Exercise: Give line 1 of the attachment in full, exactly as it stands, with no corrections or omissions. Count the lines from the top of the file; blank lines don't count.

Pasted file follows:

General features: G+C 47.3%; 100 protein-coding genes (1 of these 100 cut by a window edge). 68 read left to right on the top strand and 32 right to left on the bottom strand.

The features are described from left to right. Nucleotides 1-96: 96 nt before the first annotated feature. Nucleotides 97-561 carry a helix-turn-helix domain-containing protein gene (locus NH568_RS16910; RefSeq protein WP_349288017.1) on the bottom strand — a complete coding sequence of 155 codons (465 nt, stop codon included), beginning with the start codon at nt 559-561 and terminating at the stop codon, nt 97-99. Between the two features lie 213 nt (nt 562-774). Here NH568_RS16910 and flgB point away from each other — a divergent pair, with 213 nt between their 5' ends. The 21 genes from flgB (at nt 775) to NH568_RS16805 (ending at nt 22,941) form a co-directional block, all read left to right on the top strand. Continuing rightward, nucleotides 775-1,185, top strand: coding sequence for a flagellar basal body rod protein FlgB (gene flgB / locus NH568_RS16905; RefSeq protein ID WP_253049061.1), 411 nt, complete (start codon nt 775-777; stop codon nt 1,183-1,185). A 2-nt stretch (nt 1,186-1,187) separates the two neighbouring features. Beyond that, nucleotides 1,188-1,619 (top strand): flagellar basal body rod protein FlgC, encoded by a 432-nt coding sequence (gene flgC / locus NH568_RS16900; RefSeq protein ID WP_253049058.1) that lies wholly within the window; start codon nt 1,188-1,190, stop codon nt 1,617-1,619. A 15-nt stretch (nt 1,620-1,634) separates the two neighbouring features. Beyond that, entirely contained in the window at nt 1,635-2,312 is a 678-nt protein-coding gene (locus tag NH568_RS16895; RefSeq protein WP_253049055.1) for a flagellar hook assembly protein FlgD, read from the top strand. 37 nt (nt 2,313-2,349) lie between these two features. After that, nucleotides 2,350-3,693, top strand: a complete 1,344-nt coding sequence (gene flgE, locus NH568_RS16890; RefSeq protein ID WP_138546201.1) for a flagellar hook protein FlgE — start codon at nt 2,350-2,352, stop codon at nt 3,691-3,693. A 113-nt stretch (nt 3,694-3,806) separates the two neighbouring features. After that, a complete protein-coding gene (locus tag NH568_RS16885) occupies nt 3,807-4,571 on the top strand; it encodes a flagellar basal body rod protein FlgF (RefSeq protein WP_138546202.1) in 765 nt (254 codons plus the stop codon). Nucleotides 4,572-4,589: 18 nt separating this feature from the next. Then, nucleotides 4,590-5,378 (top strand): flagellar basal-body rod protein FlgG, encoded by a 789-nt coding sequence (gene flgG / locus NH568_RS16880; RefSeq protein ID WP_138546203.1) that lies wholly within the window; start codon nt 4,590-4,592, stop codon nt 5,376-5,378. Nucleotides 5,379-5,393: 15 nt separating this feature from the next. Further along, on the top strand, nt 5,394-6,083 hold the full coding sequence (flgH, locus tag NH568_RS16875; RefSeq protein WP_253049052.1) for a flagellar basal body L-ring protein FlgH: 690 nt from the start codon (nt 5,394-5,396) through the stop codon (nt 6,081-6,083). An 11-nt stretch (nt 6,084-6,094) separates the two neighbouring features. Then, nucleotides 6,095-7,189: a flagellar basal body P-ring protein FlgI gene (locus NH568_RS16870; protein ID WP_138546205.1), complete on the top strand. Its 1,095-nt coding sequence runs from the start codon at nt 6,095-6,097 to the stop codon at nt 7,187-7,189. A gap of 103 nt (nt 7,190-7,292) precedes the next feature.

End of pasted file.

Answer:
General features: G+C 47.3%; 100 protein-coding genes (1 of these 100 cut by a window edge). 68 read left to right on the top strand and 32 right to left on the bottom strand.